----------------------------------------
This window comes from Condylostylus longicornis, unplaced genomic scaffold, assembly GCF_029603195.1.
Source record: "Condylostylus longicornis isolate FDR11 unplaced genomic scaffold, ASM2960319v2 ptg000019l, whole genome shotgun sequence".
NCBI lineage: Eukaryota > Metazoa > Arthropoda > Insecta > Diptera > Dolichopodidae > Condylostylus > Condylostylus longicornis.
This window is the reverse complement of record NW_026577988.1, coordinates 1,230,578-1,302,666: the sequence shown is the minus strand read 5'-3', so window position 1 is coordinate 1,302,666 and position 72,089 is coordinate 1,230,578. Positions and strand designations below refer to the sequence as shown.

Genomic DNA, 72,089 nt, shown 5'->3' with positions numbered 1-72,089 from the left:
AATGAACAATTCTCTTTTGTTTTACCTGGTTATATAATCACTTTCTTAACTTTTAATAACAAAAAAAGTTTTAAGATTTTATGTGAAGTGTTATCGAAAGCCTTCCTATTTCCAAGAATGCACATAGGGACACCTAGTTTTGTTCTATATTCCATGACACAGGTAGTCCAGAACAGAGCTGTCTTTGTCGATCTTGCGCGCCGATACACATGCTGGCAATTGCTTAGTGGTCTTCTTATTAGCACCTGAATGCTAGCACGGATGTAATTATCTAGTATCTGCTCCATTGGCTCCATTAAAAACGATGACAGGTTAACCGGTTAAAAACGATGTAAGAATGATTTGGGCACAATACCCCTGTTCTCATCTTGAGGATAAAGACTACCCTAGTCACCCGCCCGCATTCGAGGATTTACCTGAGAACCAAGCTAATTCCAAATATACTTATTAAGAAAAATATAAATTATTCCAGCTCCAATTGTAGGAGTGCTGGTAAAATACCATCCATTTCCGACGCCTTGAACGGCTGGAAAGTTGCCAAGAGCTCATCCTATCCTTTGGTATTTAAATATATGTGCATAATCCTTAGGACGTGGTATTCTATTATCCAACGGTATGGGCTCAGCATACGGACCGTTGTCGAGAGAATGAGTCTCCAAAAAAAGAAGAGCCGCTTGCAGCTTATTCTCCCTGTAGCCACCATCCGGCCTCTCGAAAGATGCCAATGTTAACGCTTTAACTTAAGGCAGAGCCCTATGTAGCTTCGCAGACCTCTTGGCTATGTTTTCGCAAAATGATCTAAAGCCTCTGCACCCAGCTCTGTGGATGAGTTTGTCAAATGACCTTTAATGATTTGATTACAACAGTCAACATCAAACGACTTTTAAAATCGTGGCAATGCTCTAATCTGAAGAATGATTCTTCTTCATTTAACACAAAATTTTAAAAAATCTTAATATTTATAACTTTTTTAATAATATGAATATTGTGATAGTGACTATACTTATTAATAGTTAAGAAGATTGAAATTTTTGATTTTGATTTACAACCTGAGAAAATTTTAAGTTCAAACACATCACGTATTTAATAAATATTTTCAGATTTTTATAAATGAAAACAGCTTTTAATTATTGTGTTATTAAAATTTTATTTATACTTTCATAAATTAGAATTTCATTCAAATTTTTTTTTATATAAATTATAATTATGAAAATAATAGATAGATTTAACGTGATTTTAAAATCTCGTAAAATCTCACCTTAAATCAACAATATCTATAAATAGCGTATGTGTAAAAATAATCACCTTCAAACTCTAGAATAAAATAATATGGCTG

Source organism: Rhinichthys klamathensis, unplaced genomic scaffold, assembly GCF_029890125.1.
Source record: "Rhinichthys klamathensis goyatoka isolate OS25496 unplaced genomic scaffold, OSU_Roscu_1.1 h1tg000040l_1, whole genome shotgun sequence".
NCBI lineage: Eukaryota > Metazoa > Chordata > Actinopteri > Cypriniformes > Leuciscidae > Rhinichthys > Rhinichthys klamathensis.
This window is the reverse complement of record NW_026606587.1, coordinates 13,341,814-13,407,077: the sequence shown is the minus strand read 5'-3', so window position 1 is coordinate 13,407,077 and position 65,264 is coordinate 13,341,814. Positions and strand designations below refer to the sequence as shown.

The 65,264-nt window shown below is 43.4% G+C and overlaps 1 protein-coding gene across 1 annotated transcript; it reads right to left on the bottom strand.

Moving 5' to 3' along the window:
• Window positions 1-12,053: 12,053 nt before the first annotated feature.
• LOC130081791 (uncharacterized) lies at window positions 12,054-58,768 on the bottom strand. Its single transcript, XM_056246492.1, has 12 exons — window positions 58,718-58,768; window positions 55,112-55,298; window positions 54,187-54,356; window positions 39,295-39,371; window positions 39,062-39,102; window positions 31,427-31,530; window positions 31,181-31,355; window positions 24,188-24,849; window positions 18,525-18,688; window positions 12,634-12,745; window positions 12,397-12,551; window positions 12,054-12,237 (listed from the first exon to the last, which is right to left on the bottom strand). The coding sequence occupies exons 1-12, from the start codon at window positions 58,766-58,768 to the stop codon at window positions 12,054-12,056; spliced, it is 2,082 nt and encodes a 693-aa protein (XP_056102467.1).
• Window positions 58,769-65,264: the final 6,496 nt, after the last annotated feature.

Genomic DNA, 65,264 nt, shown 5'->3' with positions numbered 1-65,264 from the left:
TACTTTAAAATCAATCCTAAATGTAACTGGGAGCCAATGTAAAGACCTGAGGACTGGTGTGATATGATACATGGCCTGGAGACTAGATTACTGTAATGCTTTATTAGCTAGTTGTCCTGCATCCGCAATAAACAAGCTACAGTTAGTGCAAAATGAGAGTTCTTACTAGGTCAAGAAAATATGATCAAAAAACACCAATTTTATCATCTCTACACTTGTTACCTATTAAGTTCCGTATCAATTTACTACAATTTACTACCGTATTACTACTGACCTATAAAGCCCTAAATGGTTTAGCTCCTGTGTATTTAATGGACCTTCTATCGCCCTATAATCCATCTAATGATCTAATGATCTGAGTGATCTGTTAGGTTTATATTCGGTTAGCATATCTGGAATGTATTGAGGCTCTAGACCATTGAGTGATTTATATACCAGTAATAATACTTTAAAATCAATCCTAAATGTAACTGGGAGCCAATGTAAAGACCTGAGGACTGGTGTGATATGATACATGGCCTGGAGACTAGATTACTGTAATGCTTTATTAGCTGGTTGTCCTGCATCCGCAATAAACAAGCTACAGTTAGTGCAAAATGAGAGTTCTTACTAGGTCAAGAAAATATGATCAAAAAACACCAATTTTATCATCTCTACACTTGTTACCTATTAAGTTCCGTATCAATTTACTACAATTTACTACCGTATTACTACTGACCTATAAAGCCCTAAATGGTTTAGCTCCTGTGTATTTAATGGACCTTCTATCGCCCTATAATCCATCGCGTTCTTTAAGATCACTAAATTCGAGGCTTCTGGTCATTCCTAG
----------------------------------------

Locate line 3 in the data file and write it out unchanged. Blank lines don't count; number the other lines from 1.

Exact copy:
NCBI lineage: Eukaryota > Metazoa > Arthropoda > Insecta > Diptera > Dolichopodidae > Condylostylus > Condylostylus longicornis.